In photography exposure is measured in stops. A balanced exposure minus 2 stops is going to produce an under exposed photo. A balanced exposure plus 2 stops is going to produce an over exposed photo.
Exposure stops are invariable and equivalent across all three exposure tools so understanding them is super important but we’ll come back to this later.
Here’s a common scene many of us would see every day with examples spanning over 8 exposure stops.
As photographers we have three tools at our disposal to control exposure.
Each one can be used independently of the other to control exposure and each one has it’s own advantages and drawbacks. Learning these three tools forms the bottom line of controlling exposure.
How a camera works
I know, I know. This sounds unnecessary but I promise I’m not climbing up onto my geek-box for no reason. An elementary understanding of how a camera functions will totally help in understanding how and why each of the three exposure tools behave the way they do. We’ll keep it super light.
- The light from the scene enters the front of the lens and travels through to the camera.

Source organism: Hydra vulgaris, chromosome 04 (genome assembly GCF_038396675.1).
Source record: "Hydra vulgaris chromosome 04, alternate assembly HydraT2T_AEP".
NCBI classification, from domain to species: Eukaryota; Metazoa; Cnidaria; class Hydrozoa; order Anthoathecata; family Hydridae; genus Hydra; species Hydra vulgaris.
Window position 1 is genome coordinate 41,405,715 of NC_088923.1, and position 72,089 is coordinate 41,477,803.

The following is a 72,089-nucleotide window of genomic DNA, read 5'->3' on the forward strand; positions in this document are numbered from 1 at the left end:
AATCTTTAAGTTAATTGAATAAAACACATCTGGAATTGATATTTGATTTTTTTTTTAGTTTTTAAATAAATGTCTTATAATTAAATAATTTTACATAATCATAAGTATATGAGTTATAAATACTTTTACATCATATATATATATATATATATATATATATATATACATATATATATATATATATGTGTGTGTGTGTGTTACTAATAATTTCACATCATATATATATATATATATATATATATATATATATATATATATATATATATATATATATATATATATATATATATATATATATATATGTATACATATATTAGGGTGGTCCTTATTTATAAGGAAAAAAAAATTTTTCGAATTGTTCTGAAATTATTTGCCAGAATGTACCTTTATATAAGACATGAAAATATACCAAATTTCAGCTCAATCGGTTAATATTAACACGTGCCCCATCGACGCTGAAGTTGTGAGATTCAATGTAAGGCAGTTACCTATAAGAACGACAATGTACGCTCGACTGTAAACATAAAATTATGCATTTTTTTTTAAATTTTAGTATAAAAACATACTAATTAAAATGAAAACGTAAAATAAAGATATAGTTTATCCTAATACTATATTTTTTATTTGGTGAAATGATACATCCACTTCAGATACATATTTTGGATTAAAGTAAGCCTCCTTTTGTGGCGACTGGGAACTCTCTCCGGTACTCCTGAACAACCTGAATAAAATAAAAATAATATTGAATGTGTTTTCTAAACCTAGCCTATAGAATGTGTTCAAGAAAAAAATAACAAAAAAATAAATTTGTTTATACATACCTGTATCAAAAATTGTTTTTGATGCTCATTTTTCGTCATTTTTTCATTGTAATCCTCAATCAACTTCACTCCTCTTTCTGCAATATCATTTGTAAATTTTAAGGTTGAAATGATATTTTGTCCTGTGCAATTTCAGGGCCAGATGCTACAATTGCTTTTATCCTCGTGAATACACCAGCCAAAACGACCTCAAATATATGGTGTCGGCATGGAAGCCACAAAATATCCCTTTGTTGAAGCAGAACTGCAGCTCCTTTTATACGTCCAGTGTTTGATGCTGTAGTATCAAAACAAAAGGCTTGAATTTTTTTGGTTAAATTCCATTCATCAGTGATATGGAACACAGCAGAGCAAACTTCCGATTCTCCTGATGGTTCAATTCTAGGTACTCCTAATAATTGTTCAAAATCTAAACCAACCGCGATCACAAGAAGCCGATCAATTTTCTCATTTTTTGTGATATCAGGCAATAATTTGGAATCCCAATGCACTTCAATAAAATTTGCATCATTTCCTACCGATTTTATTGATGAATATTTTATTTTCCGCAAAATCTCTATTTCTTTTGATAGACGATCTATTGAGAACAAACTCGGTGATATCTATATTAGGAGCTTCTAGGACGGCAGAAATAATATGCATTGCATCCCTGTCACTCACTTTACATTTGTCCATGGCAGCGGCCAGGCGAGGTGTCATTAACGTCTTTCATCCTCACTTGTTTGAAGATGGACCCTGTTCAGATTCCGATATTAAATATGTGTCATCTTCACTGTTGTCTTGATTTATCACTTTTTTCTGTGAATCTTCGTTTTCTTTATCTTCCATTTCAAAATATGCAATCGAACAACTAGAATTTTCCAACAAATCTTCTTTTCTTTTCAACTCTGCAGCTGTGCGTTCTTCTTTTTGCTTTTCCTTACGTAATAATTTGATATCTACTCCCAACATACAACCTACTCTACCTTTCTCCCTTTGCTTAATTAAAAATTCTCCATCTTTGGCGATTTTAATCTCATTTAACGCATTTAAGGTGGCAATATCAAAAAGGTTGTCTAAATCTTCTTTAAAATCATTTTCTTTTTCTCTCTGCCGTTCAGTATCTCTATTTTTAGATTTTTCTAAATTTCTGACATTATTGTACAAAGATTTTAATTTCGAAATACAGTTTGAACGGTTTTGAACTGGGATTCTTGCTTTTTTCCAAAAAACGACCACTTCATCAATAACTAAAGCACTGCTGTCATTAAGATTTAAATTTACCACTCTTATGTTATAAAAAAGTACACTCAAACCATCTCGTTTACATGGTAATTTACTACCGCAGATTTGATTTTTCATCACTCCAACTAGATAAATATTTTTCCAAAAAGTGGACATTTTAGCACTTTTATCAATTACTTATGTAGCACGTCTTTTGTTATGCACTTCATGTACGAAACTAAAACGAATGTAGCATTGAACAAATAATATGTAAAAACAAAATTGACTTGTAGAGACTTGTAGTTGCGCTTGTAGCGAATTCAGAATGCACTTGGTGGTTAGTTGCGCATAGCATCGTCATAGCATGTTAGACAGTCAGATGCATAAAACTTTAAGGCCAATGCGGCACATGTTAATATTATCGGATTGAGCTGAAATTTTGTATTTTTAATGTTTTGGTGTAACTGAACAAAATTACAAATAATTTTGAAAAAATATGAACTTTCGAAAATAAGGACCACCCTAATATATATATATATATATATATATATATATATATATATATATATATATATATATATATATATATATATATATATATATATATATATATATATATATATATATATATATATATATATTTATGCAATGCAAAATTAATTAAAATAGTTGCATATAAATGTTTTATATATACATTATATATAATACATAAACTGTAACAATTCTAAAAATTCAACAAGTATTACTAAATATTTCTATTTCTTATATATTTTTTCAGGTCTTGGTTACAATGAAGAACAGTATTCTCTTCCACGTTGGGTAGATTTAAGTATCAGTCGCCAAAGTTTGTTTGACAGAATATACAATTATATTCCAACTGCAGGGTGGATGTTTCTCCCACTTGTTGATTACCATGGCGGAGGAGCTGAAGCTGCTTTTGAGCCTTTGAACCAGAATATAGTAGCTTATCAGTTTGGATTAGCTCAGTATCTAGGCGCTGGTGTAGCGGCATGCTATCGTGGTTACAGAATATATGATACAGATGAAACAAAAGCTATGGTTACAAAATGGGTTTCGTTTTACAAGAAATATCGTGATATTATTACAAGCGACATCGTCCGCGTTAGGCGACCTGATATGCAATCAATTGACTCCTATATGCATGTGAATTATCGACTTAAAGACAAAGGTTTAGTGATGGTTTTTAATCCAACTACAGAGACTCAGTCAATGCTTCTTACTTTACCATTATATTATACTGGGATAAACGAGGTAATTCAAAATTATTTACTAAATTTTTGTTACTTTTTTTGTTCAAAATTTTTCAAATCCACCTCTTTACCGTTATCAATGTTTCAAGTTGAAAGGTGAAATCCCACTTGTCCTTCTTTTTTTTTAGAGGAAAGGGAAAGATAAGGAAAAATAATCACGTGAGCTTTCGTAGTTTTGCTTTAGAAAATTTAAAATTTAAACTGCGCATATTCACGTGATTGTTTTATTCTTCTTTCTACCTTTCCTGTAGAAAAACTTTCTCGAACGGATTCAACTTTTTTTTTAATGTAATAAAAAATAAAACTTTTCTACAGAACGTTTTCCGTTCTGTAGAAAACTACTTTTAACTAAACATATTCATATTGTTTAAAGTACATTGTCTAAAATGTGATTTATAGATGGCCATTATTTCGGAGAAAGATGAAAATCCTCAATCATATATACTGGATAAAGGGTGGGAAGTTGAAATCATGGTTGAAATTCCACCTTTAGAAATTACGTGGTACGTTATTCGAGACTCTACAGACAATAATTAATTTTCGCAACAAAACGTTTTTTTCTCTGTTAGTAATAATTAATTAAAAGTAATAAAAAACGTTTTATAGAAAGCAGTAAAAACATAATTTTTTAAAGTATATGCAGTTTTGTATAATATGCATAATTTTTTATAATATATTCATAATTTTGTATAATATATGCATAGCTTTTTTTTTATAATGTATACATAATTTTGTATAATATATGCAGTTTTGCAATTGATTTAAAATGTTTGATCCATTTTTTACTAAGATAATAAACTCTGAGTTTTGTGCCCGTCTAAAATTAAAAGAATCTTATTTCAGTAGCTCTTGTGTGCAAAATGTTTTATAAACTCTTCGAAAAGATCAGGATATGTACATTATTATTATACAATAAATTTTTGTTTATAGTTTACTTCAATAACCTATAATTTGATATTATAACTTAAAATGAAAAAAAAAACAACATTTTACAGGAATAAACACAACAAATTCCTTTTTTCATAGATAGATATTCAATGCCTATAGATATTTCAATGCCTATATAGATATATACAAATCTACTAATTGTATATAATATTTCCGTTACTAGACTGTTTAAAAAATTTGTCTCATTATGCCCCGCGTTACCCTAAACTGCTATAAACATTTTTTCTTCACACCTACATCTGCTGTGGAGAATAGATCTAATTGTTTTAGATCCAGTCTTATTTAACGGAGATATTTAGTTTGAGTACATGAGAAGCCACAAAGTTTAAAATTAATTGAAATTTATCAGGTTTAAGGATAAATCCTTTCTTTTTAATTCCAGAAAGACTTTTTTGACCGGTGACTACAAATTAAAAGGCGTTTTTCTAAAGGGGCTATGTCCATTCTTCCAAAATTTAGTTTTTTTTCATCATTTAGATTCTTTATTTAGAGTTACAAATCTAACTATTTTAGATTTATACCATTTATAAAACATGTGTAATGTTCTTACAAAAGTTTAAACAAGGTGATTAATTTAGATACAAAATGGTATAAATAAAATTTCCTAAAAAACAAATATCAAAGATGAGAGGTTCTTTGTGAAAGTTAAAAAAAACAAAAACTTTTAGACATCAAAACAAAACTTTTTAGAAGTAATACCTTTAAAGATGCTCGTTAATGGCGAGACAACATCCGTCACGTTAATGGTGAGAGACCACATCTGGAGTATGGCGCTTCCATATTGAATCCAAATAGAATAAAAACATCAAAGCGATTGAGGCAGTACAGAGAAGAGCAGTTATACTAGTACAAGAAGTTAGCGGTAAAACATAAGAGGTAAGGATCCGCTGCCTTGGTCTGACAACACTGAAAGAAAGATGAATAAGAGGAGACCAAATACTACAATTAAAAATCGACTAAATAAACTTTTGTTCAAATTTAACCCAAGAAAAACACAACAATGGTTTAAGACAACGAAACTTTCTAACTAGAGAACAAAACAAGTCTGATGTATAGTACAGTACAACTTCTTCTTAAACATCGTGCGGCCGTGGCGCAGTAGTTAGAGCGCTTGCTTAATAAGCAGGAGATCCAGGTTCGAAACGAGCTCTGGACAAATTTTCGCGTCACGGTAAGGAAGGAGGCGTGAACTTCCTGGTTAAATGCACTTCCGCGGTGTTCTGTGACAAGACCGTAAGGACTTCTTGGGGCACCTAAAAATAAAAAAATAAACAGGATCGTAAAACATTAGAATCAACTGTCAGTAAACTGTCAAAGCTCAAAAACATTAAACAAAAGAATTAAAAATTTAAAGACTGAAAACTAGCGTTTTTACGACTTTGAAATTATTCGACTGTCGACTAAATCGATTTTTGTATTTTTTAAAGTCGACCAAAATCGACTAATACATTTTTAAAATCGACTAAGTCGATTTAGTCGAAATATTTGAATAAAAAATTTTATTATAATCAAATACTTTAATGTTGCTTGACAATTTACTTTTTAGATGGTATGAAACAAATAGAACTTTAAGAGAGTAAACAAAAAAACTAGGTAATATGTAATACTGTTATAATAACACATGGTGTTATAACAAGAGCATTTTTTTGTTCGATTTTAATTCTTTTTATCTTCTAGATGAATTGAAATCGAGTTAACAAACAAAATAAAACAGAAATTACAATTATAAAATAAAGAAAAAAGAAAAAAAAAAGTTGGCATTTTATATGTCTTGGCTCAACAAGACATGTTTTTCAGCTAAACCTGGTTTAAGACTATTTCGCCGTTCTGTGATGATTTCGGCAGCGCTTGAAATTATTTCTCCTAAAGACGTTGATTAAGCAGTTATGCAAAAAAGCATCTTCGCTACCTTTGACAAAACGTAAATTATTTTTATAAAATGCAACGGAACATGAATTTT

- The mirror reflects the light upwards.
- Behind the mirror is a shutter.
- Behind the shutter is a digital sensor. Before the days of digital photography, this would have been the film.
- The reflected view (from the mirror) is bounced around inside something called a pentaprism so as it is the right way up. It’s then directed out through the view finder.
Told ya we'd keep it light :)
Shutter speed is a very functional notion. In the moment we take a photo the mirror flips upwards and the shutter opens giving the light a direct path to the digital sensor. Shutter speed simply refers to the amount of time in which the mirror is raised and the shutter is open.
Most of the time when we take a photo, we’re doing so within a fraction of a second. For example; a shutter speed setting of 1,100th sec literally means (the mirror is raised and) the shutter is open for.. you guessed it, 1/100th of a second.
Choosing a slower shutter speed setting gives the light more time to hit the digital sensor and produces a brighter image. Choosing a faster shutter speed setting gives the light less time to hit the digital sensor and produces a darker image. Adjusting the shutter speed is therefore a rather straight forward way to control exposure.